CLEVELAND – The U.S. Coast Guard is alerting boaters of a change coming to the Tawas Point Lighthouse navigational aid in East Tawas, Michigan, in September.
The U. S. Coast Guard will be turning off the light inside the Tawas Point Lighthouse and activating a new lighted aid to navigation about 3,000 feet away at Tawas Point where the fog signal is located, providing better visibility to mariners.
In addition to the new location, the light characteristic will change from an occulting white light that appears red from some areas, called red sectors, to an all-around white light that flashes every four seconds. The GPS position of the new light is 44-14.9040N, 083-27.5477W.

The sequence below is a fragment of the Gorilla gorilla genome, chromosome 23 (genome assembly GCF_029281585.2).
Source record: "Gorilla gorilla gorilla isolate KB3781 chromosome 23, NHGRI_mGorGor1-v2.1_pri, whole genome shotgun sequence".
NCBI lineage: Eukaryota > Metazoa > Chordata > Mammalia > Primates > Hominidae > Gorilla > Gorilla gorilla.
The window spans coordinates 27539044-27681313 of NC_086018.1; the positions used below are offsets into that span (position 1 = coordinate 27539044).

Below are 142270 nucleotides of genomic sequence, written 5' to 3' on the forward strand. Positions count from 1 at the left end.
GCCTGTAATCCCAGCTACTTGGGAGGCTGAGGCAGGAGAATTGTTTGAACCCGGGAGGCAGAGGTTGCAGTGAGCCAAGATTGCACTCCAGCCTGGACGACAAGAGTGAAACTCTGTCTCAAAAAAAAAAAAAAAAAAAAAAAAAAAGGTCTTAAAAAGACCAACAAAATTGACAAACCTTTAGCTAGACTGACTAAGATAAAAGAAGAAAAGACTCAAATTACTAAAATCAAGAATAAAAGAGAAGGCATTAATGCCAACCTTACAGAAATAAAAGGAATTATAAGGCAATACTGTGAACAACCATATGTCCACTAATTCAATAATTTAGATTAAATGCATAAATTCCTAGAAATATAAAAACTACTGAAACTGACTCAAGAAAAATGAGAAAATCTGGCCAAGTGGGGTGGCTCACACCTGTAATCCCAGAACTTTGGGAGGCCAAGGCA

The current light is housed inside a fourth-order Fresnel lens that was installed in the lighthouse in 1901. Lighthouse keepers turned it on and off daily until it was automated in the 1950s. Fresnel lenses are now antiquated, subject to environmental damage and difficult and costly to maintain so the Coast Guard is replacing them with modern aids to navigation.
The Michigan Department of Natural Resources, which owns Tawas Point Lighthouse and the property it sits on, has submitted an application to allow the Fresnel lens to remain unlit inside the lighthouse as a museum display. The application is currently under review by the Coast Guard curator.
The date of the change is based on weather and availability of Coast Guard aids-to-navigation teams, but it is expected to happen some time during the month September. When the change occurs, Coast Guard Sector Detroit will broadcast it over VHF-FM marine radio for two weeks.